5. Tony


    I have a confession to make…one of the REAL reasons I bought my first PC in 2000 was just so I could actually play my copy of Generative Music, I have been trying since then to copy it to CD just so I could hear it through some decent speakers, without any success!
    I couldn’t get the Eno recommended sound card so I had to make do with Sound Blaster Live, so I don’t know what I’m missing.
    What is the upper speaker icon track? I don’t recognise it and I would very much like to compare how it sounds with my version.
    The lower speaker icon has tracks that are definitely not on GM1.


  6. Hi Mark.

    Compared to it’s successor, the SBLive, the AWE32 tracks sounded much ‘softer’. The SBLive was harsh, amost metallic sounding. Other soundcards may have other results. The sample track above (the upper speaker icon) is recorded on AWE32, just try to compare it to how it sounds on your computer, and let me know how it sounds with you?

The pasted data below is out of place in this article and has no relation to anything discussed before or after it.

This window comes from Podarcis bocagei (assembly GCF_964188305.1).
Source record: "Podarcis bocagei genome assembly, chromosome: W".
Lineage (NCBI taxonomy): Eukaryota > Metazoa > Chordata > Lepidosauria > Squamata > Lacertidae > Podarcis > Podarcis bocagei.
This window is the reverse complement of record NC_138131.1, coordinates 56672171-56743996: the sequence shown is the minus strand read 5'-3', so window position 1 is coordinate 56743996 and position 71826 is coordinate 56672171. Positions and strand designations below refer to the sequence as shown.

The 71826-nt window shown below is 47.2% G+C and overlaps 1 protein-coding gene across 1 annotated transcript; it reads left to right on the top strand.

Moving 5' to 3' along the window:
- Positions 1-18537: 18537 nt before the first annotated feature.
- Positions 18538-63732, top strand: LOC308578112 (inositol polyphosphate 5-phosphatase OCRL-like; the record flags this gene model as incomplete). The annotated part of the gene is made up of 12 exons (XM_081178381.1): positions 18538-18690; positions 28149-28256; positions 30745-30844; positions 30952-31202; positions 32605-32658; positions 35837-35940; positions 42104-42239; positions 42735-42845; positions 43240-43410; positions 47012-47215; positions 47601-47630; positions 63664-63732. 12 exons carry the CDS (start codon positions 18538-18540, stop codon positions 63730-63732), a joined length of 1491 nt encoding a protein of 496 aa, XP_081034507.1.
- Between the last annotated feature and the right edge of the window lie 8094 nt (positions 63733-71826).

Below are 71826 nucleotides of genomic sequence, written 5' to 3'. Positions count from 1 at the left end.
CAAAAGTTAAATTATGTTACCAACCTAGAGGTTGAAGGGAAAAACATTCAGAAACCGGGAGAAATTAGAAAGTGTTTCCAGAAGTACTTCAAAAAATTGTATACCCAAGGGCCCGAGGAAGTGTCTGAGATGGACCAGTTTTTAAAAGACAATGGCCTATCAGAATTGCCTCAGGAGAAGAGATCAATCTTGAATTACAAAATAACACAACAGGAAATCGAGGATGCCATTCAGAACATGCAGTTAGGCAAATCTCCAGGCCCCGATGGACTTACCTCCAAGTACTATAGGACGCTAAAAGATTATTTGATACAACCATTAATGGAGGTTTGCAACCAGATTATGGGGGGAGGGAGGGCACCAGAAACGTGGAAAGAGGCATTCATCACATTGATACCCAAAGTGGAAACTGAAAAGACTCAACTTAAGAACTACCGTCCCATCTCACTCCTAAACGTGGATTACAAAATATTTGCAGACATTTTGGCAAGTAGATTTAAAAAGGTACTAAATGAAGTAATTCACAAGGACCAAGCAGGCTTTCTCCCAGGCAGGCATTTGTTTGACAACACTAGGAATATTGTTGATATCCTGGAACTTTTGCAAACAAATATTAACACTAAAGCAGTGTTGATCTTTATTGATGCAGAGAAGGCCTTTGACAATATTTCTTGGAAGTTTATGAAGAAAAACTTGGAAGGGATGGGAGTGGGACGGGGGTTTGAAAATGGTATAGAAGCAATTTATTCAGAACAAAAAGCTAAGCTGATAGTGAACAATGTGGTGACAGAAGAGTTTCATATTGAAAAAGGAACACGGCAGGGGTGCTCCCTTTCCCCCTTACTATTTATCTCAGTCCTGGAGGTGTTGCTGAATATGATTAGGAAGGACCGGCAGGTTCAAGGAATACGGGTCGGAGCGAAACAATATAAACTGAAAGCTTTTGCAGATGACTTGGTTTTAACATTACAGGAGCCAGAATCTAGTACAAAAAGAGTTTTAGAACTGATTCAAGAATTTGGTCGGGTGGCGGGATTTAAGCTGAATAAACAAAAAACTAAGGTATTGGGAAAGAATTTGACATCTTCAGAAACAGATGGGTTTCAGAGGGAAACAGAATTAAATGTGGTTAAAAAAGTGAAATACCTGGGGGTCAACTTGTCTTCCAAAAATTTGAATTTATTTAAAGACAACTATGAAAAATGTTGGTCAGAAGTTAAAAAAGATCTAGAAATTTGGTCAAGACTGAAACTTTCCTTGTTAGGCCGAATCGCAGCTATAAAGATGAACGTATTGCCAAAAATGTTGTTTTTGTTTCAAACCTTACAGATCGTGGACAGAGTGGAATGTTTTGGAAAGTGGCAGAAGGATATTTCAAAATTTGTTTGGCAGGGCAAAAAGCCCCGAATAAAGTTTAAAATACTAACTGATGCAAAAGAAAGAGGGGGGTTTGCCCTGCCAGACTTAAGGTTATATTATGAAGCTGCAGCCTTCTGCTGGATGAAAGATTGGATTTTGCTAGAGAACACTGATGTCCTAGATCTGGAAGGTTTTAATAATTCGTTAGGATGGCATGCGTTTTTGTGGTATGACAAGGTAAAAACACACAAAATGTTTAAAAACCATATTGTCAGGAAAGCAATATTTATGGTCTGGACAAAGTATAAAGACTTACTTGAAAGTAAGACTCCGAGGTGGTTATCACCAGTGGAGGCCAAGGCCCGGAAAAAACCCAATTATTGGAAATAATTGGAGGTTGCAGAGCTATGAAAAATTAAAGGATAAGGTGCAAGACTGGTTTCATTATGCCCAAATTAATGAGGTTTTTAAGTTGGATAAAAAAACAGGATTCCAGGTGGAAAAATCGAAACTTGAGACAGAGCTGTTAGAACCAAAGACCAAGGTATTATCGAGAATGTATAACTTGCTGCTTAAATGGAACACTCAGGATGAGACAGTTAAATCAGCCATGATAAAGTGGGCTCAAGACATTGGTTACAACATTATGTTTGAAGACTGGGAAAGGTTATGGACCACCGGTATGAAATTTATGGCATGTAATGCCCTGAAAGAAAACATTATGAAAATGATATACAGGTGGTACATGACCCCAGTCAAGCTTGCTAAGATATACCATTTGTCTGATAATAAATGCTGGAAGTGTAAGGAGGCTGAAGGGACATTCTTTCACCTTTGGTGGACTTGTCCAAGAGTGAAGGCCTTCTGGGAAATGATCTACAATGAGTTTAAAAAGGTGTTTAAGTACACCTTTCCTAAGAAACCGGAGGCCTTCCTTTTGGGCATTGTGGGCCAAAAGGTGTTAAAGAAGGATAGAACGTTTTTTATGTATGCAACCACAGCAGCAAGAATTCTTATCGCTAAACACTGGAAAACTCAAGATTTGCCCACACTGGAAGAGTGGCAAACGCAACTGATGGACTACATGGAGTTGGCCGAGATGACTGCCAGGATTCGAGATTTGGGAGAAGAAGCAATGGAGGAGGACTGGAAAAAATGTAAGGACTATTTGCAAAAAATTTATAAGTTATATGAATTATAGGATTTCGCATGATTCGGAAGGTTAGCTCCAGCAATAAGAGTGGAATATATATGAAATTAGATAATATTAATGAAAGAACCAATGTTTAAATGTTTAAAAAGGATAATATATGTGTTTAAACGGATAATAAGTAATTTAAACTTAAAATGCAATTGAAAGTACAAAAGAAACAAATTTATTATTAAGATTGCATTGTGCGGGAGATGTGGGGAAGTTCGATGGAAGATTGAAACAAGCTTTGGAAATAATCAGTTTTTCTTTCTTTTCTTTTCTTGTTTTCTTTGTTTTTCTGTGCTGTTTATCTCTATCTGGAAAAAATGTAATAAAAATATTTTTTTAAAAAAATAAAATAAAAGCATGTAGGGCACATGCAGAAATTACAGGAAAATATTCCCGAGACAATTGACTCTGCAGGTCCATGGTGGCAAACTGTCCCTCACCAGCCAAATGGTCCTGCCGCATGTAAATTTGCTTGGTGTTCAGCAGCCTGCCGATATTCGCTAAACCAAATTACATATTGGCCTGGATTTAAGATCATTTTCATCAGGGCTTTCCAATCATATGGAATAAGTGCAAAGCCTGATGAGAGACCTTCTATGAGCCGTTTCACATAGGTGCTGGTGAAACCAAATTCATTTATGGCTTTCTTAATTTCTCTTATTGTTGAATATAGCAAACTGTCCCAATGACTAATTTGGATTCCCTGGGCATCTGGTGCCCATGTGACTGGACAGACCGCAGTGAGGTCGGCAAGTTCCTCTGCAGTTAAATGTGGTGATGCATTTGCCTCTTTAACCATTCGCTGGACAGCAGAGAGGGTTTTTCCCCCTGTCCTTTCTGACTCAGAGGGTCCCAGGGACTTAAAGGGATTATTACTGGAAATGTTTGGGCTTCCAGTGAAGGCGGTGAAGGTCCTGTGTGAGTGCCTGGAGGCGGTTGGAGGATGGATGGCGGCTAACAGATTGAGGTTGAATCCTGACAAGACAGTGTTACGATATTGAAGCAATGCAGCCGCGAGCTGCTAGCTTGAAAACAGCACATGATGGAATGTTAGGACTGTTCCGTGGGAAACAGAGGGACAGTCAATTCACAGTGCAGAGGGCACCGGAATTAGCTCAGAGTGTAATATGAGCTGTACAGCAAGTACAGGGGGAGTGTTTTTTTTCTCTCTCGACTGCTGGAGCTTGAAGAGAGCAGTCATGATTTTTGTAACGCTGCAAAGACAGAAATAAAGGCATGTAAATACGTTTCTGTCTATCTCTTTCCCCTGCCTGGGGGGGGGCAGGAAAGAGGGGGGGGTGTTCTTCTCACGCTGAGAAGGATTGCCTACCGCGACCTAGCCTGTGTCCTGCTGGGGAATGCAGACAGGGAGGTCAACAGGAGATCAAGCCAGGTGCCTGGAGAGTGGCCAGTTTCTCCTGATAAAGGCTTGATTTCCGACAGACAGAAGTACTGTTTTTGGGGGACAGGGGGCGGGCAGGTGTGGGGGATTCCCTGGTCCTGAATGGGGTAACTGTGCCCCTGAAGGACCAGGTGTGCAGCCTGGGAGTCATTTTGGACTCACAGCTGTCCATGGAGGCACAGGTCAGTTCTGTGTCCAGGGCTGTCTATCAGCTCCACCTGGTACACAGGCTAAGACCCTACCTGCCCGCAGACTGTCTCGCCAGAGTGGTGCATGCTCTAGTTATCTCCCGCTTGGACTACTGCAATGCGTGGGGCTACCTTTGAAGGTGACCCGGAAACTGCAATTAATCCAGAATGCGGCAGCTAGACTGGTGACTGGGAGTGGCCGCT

7. Mark Alberding

    From what you write post I gather that you have the correct soundcard (or have listened to the pieces on a system with that soundcard) and so you have heard the difference between the intended versions and the versions heard by those of us who do not have that soundcard. I am in the latter category. Are they really dramatically different? How so? I’m curious.